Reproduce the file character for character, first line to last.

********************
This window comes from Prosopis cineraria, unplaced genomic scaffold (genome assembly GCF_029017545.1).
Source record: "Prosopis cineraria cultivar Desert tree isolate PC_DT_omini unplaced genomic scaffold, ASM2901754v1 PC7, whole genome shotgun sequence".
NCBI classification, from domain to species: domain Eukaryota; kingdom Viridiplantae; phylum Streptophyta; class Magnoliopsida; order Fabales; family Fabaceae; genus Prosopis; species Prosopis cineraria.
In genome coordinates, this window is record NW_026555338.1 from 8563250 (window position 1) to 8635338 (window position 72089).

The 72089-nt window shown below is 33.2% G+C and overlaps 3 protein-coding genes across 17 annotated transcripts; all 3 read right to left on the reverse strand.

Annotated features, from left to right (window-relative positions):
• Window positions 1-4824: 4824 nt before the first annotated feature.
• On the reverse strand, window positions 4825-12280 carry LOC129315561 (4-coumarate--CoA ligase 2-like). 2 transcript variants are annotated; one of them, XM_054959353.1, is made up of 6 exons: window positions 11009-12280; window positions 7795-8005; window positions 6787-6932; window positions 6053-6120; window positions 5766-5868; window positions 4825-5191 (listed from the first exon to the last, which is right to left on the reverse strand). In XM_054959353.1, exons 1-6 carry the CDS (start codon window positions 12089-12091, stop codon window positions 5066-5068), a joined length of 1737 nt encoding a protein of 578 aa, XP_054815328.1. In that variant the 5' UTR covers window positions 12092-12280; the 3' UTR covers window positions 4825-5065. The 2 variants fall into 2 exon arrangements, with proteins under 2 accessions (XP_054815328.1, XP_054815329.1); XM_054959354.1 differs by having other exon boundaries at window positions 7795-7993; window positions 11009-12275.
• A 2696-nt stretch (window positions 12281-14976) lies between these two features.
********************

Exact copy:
This window comes from Prosopis cineraria, unplaced genomic scaffold (genome assembly GCF_029017545.1).
Source record: "Prosopis cineraria cultivar Desert tree isolate PC_DT_omini unplaced genomic scaffold, ASM2901754v1 PC7, whole genome shotgun sequence".
NCBI classification, from domain to species: domain Eukaryota; kingdom Viridiplantae; phylum Streptophyta; class Magnoliopsida; order Fabales; family Fabaceae; genus Prosopis; species Prosopis cineraria.
In genome coordinates, this window is record NW_026555338.1 from 8563250 (window position 1) to 8635338 (window position 72089).

The 72089-nt window shown below is 33.2% G+C and overlaps 3 protein-coding genes across 17 annotated transcripts; all 3 read right to left on the reverse strand.

Annotated features, from left to right (window-relative positions):
• Window positions 1-4824: 4824 nt before the first annotated feature.
• On the reverse strand, window positions 4825-12280 carry LOC129315561 (4-coumarate--CoA ligase 2-like). 2 transcript variants are annotated; one of them, XM_054959353.1, is made up of 6 exons: window positions 11009-12280; window positions 7795-8005; window positions 6787-6932; window positions 6053-6120; window positions 5766-5868; window positions 4825-5191 (listed from the first exon to the last, which is right to left on the reverse strand). In XM_054959353.1, exons 1-6 carry the CDS (start codon window positions 12089-12091, stop codon window positions 5066-5068), a joined length of 1737 nt encoding a protein of 578 aa, XP_054815328.1. In that variant the 5' UTR covers window positions 12092-12280; the 3' UTR covers window positions 4825-5065. The 2 variants fall into 2 exon arrangements, with proteins under 2 accessions (XP_054815328.1, XP_054815329.1); XM_054959354.1 differs by having other exon boundaries at window positions 7795-7993; window positions 11009-12275.
• A 2696-nt stretch (window positions 12281-14976) lies between these two features.